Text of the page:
The Minaret

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By: Eng. Mazen Tayara

The rapid spread of Islam in the neighboring Arab countries to  the Arabian peninsula has created new challenges for the caliphs and governors. One of these challenges was how to inform the people to prayer.  This is because calling for prayer was done by the ascendance of the muezzin to the foot of the mountain next to the city, or by boarding the roof of the mosque. Besides, the houses were not very high in a way that impedes the voice of the muezzin.


When Islam was first introduced to the Levant, Iraq and Egypt, Muslims needed due to the lack of high places to the construct minarets. Minarets in this case were built next to mosques where the muezzin ascends to inform people for prayer.

Who invented the minaret?
Although there is a disagreement on the construction of the first minaret, historians agreed on its reference to the Umayyad period. Al-Balazeri mentioned in his book "Fattouh Al-Buldan" that the first minaret was built at the time  of "Ziad bin Abeh" representative of "Muawiya ibn Abi Sufyan" in the city of Basra in 45 AH (665 AD). On the other hand, "Maqrizi" notedthat the four silos of the Mosque of Amr ibn al-Aas that were built by the governor of Egypt, "Muslim bin Mukhled" in the time of the Umayyad Caliphate in 53 AH (672 AD) was the first in the minarets of Islam.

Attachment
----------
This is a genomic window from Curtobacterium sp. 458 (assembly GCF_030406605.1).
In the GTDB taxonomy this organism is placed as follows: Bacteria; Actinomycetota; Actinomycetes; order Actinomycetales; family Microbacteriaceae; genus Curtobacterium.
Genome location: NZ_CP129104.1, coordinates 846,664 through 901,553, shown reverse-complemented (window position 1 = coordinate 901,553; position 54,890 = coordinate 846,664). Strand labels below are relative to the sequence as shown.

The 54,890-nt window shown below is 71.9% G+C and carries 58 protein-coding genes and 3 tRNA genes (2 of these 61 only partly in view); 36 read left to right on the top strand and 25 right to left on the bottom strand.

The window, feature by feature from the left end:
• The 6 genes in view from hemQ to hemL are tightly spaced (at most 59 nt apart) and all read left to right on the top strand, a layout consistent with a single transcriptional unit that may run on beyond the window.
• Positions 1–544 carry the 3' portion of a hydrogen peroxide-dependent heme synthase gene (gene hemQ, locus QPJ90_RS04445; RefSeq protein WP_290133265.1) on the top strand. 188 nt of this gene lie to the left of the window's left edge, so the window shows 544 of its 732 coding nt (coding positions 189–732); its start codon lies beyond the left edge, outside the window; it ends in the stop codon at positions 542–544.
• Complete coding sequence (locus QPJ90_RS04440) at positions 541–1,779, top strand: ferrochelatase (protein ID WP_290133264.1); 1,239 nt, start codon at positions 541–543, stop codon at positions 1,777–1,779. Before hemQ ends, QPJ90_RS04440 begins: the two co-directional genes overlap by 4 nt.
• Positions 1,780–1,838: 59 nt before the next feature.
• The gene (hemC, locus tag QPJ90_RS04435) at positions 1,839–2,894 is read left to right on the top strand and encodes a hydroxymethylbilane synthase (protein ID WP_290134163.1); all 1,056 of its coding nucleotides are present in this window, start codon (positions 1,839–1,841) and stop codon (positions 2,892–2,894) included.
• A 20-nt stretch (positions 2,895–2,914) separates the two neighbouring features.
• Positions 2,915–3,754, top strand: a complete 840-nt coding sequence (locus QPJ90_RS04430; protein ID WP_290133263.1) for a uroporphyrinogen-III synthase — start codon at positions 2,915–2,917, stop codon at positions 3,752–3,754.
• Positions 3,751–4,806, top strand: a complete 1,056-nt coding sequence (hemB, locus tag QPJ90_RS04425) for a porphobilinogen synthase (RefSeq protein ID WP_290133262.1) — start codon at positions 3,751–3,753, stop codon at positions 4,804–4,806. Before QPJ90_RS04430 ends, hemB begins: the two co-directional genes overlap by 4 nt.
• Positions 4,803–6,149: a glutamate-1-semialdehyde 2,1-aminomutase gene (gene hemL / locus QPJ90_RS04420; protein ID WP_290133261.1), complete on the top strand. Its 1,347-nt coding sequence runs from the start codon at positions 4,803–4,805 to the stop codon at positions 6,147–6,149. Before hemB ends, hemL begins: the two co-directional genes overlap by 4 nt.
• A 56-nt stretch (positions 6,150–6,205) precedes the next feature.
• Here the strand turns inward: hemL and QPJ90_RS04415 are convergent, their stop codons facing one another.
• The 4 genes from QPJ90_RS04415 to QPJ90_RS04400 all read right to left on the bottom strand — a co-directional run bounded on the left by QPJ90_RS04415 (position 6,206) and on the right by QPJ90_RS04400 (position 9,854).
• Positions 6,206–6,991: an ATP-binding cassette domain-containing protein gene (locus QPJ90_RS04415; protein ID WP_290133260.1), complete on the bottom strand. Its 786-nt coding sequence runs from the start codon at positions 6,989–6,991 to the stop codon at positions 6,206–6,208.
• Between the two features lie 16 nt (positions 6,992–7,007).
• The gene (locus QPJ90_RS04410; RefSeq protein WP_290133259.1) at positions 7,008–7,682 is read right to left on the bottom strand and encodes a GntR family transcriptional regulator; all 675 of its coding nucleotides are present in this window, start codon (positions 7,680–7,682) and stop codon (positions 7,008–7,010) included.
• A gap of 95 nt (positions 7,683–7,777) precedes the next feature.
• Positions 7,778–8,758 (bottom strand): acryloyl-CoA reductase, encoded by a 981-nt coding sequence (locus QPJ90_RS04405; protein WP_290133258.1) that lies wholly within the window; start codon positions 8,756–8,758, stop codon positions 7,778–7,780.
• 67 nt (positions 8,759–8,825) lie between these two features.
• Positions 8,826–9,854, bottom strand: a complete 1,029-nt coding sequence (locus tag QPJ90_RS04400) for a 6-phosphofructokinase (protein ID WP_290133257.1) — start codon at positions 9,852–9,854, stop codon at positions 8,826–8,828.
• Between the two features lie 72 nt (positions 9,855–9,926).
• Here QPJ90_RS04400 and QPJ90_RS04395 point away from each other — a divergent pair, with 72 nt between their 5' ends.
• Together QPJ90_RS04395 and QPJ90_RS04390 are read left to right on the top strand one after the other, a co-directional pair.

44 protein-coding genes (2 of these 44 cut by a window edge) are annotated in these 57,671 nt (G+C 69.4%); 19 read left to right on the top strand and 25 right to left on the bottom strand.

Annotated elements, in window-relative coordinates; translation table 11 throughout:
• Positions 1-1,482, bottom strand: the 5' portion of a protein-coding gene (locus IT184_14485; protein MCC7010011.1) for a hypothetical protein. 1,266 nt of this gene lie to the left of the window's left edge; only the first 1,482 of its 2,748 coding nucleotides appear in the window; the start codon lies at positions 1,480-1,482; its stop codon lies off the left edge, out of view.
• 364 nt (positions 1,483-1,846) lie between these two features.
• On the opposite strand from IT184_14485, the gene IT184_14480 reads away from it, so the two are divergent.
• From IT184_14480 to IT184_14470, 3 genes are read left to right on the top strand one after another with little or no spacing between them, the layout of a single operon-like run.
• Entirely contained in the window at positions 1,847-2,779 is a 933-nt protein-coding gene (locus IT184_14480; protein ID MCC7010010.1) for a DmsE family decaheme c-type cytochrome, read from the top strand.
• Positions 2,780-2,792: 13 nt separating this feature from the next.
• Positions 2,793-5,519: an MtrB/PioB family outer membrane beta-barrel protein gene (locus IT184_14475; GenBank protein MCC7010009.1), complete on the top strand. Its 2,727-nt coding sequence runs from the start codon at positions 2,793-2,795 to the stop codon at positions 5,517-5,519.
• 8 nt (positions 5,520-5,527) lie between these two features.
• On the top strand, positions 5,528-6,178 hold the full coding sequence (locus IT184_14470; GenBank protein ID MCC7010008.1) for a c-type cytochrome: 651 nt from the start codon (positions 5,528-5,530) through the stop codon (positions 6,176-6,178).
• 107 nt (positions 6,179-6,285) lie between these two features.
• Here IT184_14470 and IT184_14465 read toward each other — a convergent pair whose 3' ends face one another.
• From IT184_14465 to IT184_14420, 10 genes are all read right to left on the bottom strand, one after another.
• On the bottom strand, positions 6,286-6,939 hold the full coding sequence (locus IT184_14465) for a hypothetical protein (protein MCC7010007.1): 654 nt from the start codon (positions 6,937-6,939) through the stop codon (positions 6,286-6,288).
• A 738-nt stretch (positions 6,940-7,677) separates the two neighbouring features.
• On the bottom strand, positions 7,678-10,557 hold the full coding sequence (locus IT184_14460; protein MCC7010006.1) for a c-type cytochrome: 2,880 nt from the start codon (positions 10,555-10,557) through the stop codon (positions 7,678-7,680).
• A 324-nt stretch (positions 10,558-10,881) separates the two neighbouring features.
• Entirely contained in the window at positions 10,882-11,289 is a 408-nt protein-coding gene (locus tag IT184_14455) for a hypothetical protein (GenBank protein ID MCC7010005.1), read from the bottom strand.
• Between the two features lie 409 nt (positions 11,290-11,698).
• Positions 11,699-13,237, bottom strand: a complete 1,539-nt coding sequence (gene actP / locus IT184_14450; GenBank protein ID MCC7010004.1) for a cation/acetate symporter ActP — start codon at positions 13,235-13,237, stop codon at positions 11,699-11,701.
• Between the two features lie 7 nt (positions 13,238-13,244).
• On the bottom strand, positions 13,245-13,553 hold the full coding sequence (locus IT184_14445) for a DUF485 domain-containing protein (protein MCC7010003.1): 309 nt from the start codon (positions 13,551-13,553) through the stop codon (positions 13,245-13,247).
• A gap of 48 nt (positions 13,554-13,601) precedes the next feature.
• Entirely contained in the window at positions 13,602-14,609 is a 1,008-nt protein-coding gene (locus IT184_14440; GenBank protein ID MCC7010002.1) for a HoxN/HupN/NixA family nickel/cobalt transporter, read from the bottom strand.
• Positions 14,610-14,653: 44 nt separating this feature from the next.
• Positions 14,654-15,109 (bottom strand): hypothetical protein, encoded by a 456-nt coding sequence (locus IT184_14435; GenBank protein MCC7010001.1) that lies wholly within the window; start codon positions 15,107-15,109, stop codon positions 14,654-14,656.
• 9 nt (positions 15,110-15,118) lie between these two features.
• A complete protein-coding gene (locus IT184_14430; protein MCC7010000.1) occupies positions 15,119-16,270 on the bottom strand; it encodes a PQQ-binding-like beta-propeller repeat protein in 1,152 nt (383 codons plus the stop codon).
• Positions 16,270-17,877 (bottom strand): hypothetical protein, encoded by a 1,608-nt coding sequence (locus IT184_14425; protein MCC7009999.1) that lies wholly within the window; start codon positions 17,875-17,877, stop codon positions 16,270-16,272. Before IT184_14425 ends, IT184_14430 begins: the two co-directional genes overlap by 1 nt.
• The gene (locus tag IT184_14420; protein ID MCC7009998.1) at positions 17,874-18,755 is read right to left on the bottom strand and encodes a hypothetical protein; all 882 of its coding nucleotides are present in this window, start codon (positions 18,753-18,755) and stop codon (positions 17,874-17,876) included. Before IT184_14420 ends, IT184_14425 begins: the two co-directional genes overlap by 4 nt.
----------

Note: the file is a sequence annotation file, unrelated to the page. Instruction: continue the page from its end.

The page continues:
Some architects and archaeologists stated that the first minarets, appeared in the mosque of Damascus in 705 AD during the reign of the Umayyad caliph Walid I. The most ancient ruins indicating the presence of a building with such a description were found in the city of "Busra" south of Damascus. Around a basalt rock, archaeologists discovered an  Arabic script that read "In the name of God the Merciful. Servant of God Yazid, commander of the faithful, ordered the construction of this mosque and the establishment of this minaret. Built by al-Harith in 102 AD, was written by al-Harith."

They added that since 724 AD, the Umayyad caliph, Yazid al-Thani ordered that a tower that surpasses the hight of the mosque is  to be added to it. Then, between 724 AD and 727 AD,  the Umayyad caliph, "Hisham bin Abdul Malik," gave the order to build the famous minaret which is located in the city of Kairouan - currently Tunisia. Other archaeologists state that the first minaret date  back to the ninth century AD in the reign of the Caliph "Zyada Allah I".

The Minaret's Architecture:

architecturally speaking, the minaret is composed of  the entrance which is inside a courtyard, and an ascending spiral staircase which often revolves around the axis of the minaret so that the muezzin rotates calling for prayer in all directions. The minaret also contains a part called "Jawsaq" topped by the dome of the minaret which ends with a crescent that its opening tends toward Mecca.

The heights, the sizes and the architectural design of minarets varied over time, there has been square minarets, cylindrical and polygonal ones. The oldest of these designs are the  four  minarets that Damascus was famed for. Later, it was  brought to Europe by those who survived after the fall of the Umayyad Caliphate in Andalusia (Spain now). The four square minarets include several floors with rooms surrounded by overlapping windows. One of  the most prominent mosques which its minaret has this square design is Koutoubia mosque in Marrakesh, which was built back in the 12th century.

The cylindrical minarets appeared in the 11th century by the Seljuks in Iran and Turkistan then moved to India, and was known in Anatolia. Among the most prominent of these cylindrical minarets are the 6 minarets of the blue mosque in Istanbul.